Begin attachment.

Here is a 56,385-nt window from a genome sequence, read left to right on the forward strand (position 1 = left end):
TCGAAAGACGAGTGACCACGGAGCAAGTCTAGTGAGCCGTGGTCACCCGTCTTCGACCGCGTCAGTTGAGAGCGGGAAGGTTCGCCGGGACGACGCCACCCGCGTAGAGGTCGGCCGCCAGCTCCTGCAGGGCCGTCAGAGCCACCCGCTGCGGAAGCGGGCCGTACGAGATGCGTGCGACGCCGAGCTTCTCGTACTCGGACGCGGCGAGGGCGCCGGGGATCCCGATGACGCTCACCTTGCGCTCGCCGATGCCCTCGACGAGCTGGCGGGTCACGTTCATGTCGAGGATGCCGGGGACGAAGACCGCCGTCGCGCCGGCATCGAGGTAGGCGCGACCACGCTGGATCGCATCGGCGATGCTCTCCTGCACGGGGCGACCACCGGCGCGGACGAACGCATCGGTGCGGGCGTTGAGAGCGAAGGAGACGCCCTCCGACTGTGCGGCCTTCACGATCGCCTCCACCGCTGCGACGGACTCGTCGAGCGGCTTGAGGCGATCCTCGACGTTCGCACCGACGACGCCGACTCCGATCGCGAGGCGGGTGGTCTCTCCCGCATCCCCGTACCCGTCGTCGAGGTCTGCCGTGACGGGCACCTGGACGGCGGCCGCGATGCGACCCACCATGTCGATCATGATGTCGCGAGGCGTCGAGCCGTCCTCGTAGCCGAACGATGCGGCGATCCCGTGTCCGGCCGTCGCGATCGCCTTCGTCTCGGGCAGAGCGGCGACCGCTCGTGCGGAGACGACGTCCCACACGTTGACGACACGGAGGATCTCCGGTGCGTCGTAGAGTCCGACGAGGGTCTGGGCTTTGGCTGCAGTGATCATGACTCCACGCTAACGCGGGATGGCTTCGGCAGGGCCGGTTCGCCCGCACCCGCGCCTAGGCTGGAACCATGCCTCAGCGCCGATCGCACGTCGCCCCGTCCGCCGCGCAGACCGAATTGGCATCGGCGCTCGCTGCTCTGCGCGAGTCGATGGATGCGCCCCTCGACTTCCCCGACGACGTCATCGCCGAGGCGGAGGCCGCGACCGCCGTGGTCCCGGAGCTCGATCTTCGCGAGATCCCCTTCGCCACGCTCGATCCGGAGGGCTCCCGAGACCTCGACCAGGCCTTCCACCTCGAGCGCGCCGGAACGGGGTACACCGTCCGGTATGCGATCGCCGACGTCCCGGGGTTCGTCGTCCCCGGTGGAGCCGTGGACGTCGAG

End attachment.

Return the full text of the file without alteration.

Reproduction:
Here is a 56,385-nt window from a genome sequence, read left to right on the forward strand (position 1 = left end):
TCGAAAGACGAGTGACCACGGAGCAAGTCTAGTGAGCCGTGGTCACCCGTCTTCGACCGCGTCAGTTGAGAGCGGGAAGGTTCGCCGGGACGACGCCACCCGCGTAGAGGTCGGCCGCCAGCTCCTGCAGGGCCGTCAGAGCCACCCGCTGCGGAAGCGGGCCGTACGAGATGCGTGCGACGCCGAGCTTCTCGTACTCGGACGCGGCGAGGGCGCCGGGGATCCCGATGACGCTCACCTTGCGCTCGCCGATGCCCTCGACGAGCTGGCGGGTCACGTTCATGTCGAGGATGCCGGGGACGAAGACCGCCGTCGCGCCGGCATCGAGGTAGGCGCGACCACGCTGGATCGCATCGGCGATGCTCTCCTGCACGGGGCGACCACCGGCGCGGACGAACGCATCGGTGCGGGCGTTGAGAGCGAAGGAGACGCCCTCCGACTGTGCGGCCTTCACGATCGCCTCCACCGCTGCGACGGACTCGTCGAGCGGCTTGAGGCGATCCTCGACGTTCGCACCGACGACGCCGACTCCGATCGCGAGGCGGGTGGTCTCTCCCGCATCCCCGTACCCGTCGTCGAGGTCTGCCGTGACGGGCACCTGGACGGCGGCCGCGATGCGACCCACCATGTCGATCATGATGTCGCGAGGCGTCGAGCCGTCCTCGTAGCCGAACGATGCGGCGATCCCGTGTCCGGCCGTCGCGATCGCCTTCGTCTCGGGCAGAGCGGCGACCGCTCGTGCGGAGACGACGTCCCACACGTTGACGACACGGAGGATCTCCGGTGCGTCGTAGAGTCCGACGAGGGTCTGGGCTTTGGCTGCAGTGATCATGACTCCACGCTAACGCGGGATGGCTTCGGCAGGGCCGGTTCGCCCGCACCCGCGCCTAGGCTGGAACCATGCCTCAGCGCCGATCGCACGTCGCCCCGTCCGCCGCGCAGACCGAATTGGCATCGGCGCTCGCTGCTCTGCGCGAGTCGATGGATGCGCCCCTCGACTTCCCCGACGACGTCATCGCCGAGGCGGAGGCCGCGACCGCCGTGGTCCCGGAGCTCGATCTTCGCGAGATCCCCTTCGCCACGCTCGATCCGGAGGGCTCCCGAGACCTCGACCAGGCCTTCCACCTCGAGCGCGCCGGAACGGGGTACACCGTCCGGTATGCGATCGCCGACGTCCCGGGGTTCGTCGTCCCCGGTGGAGCCGTGGACGTCGAG